A double-blind, placebo-controlled study of prucalopride in elderly patients with chronic constipation
Article first published online: 7 JUN 2010
© 2010 Blackwell Publishing Ltd
Neurogastroenterology & Motility
Volume 22, Issue 9, pages 991–e255, September 2010
How to Cite
Müller-lissner, S., Rykx, A., Kerstens, R. and Vandeplassche, L. (2010), A double-blind, placebo-controlled study of prucalopride in elderly patients with chronic constipation. Neurogastroenterology & Motility, 22: 991–e255. doi: 10.1111/j.1365-2982.2010.01533.x
- Issue published online: 4 AUG 2010
- Article first published online: 7 JUN 2010
- Received: 3 December 2009 Accepted for publication: 7 May 2010
- 5-HT4 receptors;
- colon motility;
Background Constipation affects up to 50% of the elderly; this study evaluates the efficacy, safety, and tolerability of the selective 5-HT4 agonist prucalopride in chronically constipated elderly patients.
Methods Three hundred chronic constipation patients aged ≥65 years were randomized to prucalopride (1, 2, or 4 mg once daily) or placebo for 4 weeks. The primary endpoint was the percentage of patients with ≥3 spontaneous complete bowel movements (SCBM) per week. Secondary endpoints included the percentage with an increase of ≥1 SCBM per week, BM frequency, constipation-related symptoms, quality of life (QoL), safety, and tolerability.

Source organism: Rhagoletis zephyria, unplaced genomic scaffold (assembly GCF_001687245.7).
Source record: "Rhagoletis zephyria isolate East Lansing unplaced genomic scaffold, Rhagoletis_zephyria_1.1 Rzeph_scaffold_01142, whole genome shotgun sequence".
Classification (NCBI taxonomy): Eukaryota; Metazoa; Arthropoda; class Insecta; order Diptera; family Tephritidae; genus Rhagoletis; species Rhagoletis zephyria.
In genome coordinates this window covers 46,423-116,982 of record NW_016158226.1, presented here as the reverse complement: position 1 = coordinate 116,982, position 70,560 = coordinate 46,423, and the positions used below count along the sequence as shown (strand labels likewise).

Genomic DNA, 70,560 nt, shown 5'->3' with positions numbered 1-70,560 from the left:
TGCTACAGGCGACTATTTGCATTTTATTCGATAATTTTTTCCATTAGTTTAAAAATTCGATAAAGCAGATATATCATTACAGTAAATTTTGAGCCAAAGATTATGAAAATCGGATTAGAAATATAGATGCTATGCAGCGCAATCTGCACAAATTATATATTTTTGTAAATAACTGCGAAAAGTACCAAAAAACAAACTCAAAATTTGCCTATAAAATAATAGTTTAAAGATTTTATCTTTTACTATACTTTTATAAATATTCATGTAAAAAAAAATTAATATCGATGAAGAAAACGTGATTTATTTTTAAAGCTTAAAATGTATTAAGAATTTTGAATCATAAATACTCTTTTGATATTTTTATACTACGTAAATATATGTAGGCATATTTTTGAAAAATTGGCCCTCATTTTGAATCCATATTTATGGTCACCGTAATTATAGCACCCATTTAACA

Key Results More patients achieved ≥3 SCBM per week with prucalopride than with placebo. This difference was largest and significant during the first week of 4 mg prucalopride (P ≤ 0.05). Significantly more patients in each prucalopride group achieved an increase of ≥1 SCBM per week from baseline vs placebo (e.g. 60% with 1 mg prucalopride vs 34% with placebo at week 4; P ≤ 0.05). More patients had improvement in PAC-QOL satisfaction score of ≥1 with 1 mg prucalopride than with placebo (P ≤ 0.05); the same was true for PAC-SYM stool symptoms (1 and 4 mg prucalopride; P ≤ 0.05). Treatment-emergent adverse events were similar between groups: the most frequently reported with prucalopride were headache and gastrointestinal events. There were no clinically significant differences between prucalopride and placebo for vital signs, laboratory assessments, or ECG variables.
Conclusions & Inferences Prucalopride, in the dose-range tested (1–4 mg once daily), has beneficial effects on bowel movements, symptoms, and QoL, and is safe and well-tolerated in elderly patients with chronic constipation.